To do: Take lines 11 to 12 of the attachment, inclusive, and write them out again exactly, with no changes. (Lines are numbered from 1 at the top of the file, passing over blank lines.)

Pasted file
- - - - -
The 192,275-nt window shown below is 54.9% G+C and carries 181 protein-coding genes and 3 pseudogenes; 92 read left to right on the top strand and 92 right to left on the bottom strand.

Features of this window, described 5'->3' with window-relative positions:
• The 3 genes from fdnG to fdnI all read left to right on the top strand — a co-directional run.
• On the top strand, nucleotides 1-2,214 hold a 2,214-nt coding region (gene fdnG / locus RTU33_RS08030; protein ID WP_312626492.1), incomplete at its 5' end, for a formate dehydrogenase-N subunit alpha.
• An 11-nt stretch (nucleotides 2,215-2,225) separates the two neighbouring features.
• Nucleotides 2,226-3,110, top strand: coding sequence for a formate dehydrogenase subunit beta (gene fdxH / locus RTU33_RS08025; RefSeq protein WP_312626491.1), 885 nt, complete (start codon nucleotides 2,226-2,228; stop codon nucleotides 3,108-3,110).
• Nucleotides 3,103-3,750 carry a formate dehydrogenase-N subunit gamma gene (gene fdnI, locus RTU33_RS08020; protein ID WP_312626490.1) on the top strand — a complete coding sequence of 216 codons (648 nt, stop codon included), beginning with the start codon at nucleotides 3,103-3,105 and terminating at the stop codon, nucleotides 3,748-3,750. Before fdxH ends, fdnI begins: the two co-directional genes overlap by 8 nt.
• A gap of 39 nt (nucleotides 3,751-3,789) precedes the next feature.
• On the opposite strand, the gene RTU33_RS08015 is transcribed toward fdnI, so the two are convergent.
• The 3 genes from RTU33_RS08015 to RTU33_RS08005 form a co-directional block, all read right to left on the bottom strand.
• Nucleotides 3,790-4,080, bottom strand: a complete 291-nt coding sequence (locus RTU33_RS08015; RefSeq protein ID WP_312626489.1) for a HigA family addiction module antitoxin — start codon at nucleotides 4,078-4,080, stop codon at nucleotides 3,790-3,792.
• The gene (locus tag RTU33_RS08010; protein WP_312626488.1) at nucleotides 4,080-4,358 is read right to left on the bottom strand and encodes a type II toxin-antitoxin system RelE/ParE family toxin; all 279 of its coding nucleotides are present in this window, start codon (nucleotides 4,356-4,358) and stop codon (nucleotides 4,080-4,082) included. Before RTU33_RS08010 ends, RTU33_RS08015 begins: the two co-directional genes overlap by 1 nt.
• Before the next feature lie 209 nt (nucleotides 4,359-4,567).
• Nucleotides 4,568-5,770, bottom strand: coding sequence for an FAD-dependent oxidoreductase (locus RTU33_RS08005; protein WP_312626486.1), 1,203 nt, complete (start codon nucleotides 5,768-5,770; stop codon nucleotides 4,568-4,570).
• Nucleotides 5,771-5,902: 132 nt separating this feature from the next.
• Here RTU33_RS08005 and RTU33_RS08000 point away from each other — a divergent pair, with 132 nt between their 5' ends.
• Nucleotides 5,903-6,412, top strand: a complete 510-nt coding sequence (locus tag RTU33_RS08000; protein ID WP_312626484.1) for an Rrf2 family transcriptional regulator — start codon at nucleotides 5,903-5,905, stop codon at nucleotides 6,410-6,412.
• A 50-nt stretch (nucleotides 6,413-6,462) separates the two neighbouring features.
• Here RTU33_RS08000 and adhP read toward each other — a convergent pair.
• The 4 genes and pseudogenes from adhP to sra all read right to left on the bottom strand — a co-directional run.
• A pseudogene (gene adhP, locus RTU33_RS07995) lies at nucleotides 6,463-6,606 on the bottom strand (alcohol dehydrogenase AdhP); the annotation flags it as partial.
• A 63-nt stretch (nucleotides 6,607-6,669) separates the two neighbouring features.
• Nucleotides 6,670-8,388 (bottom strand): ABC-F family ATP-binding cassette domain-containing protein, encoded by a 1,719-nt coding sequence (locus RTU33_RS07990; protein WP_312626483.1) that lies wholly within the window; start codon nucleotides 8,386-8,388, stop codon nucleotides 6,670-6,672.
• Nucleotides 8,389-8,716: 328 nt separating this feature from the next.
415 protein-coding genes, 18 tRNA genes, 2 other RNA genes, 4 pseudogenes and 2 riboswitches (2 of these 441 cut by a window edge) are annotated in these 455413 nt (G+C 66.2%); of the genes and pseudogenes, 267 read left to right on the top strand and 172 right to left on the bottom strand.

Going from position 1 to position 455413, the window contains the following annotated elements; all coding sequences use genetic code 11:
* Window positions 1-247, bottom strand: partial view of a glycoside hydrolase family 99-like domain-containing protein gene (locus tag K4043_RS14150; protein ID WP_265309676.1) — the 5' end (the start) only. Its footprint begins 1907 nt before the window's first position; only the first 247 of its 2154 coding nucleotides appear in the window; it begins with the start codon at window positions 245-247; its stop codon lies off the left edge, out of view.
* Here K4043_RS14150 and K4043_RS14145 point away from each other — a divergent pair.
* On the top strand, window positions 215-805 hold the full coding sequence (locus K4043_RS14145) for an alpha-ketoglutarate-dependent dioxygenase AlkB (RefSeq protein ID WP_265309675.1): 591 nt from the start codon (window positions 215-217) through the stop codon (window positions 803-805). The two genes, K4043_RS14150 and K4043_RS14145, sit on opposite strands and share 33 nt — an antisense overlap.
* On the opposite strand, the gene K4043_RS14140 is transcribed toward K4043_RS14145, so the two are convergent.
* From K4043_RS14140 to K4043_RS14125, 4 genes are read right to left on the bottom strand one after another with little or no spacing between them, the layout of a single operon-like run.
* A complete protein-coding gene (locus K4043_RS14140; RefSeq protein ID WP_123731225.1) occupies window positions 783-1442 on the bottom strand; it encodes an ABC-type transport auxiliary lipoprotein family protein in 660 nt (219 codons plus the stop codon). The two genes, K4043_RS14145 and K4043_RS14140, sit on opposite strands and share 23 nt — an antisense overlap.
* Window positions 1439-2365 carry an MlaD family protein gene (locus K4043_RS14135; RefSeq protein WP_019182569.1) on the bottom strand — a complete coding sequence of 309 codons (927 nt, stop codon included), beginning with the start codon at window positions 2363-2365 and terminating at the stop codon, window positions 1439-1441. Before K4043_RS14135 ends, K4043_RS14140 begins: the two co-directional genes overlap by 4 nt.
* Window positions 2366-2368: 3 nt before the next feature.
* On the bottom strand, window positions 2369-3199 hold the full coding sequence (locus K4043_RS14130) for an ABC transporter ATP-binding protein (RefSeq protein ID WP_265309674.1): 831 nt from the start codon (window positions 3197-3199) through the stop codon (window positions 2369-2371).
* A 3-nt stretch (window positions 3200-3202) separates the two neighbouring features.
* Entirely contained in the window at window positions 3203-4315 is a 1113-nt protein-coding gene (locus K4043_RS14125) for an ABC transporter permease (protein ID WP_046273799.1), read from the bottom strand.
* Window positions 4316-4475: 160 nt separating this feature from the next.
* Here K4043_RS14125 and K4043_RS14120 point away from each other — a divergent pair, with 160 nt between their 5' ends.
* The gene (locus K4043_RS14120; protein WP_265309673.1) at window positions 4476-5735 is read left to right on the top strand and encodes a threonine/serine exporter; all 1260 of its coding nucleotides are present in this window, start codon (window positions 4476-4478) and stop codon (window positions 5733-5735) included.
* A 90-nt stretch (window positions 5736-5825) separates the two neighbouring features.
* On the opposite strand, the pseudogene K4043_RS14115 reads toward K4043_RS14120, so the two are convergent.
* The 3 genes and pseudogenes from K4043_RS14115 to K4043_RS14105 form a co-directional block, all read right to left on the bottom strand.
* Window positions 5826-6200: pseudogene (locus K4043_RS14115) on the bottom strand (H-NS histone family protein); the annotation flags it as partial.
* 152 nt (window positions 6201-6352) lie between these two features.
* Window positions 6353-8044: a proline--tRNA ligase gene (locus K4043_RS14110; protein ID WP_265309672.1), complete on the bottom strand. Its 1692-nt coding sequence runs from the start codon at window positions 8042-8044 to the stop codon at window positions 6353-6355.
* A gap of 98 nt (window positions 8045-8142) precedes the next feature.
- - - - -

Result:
• Nucleotides 3,790-4,080, bottom strand: a complete 291-nt coding sequence (locus RTU33_RS08015; RefSeq protein ID WP_312626489.1) for a HigA family addiction module antitoxin — start codon at nucleotides 4,078-4,080, stop codon at nucleotides 3,790-3,792.
• The gene (locus tag RTU33_RS08010; protein WP_312626488.1) at nucleotides 4,080-4,358 is read right to left on the bottom strand and encodes a type II toxin-antitoxin system RelE/ParE family toxin; all 279 of its coding nucleotides are present in this window, start codon (nucleotides 4,356-4,358) and stop codon (nucleotides 4,080-4,082) included. Before RTU33_RS08010 ends, RTU33_RS08015 begins: the two co-directional genes overlap by 1 nt.